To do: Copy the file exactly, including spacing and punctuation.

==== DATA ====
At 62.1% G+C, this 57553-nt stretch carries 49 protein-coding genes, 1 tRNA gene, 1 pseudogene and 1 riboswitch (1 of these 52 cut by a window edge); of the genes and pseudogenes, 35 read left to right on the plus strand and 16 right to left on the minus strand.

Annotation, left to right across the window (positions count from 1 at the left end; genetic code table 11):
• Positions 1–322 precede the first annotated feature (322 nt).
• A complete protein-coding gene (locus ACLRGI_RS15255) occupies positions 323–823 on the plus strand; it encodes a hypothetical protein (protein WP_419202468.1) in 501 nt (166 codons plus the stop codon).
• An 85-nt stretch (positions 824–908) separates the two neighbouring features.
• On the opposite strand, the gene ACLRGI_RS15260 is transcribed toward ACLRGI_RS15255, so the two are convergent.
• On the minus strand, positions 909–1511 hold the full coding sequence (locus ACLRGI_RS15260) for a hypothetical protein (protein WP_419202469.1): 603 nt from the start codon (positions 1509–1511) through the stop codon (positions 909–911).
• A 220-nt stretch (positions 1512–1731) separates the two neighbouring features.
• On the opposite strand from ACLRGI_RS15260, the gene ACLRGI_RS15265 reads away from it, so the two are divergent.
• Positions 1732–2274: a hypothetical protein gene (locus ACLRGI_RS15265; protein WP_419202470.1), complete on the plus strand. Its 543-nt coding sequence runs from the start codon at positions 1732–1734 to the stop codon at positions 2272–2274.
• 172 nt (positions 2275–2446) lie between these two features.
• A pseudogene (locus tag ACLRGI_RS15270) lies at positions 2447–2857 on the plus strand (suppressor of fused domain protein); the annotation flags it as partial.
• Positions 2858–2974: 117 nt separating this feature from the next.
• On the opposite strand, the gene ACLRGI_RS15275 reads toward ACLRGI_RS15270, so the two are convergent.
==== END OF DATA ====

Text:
At 62.1% G+C, this 57553-nt stretch carries 49 protein-coding genes, 1 tRNA gene, 1 pseudogene and 1 riboswitch (1 of these 52 cut by a window edge); of the genes and pseudogenes, 35 read left to right on the plus strand and 16 right to left on the minus strand.

Annotation, left to right across the window (positions count from 1 at the left end; genetic code table 11):
• Positions 1–322 precede the first annotated feature (322 nt).
• A complete protein-coding gene (locus ACLRGI_RS15255) occupies positions 323–823 on the plus strand; it encodes a hypothetical protein (protein WP_419202468.1) in 501 nt (166 codons plus the stop codon).
• An 85-nt stretch (positions 824–908) separates the two neighbouring features.
• On the opposite strand, the gene ACLRGI_RS15260 is transcribed toward ACLRGI_RS15255, so the two are convergent.
• On the minus strand, positions 909–1511 hold the full coding sequence (locus ACLRGI_RS15260) for a hypothetical protein (protein WP_419202469.1): 603 nt from the start codon (positions 1509–1511) through the stop codon (positions 909–911).
• A 220-nt stretch (positions 1512–1731) separates the two neighbouring features.
• On the opposite strand from ACLRGI_RS15260, the gene ACLRGI_RS15265 reads away from it, so the two are divergent.
• Positions 1732–2274: a hypothetical protein gene (locus ACLRGI_RS15265; protein WP_419202470.1), complete on the plus strand. Its 543-nt coding sequence runs from the start codon at positions 1732–1734 to the stop codon at positions 2272–2274.
• 172 nt (positions 2275–2446) lie between these two features.
• A pseudogene (locus tag ACLRGI_RS15270) lies at positions 2447–2857 on the plus strand (suppressor of fused domain protein); the annotation flags it as partial.
• Positions 2858–2974: 117 nt separating this feature from the next.
• On the opposite strand, the gene ACLRGI_RS15275 reads toward ACLRGI_RS15270, so the two are convergent.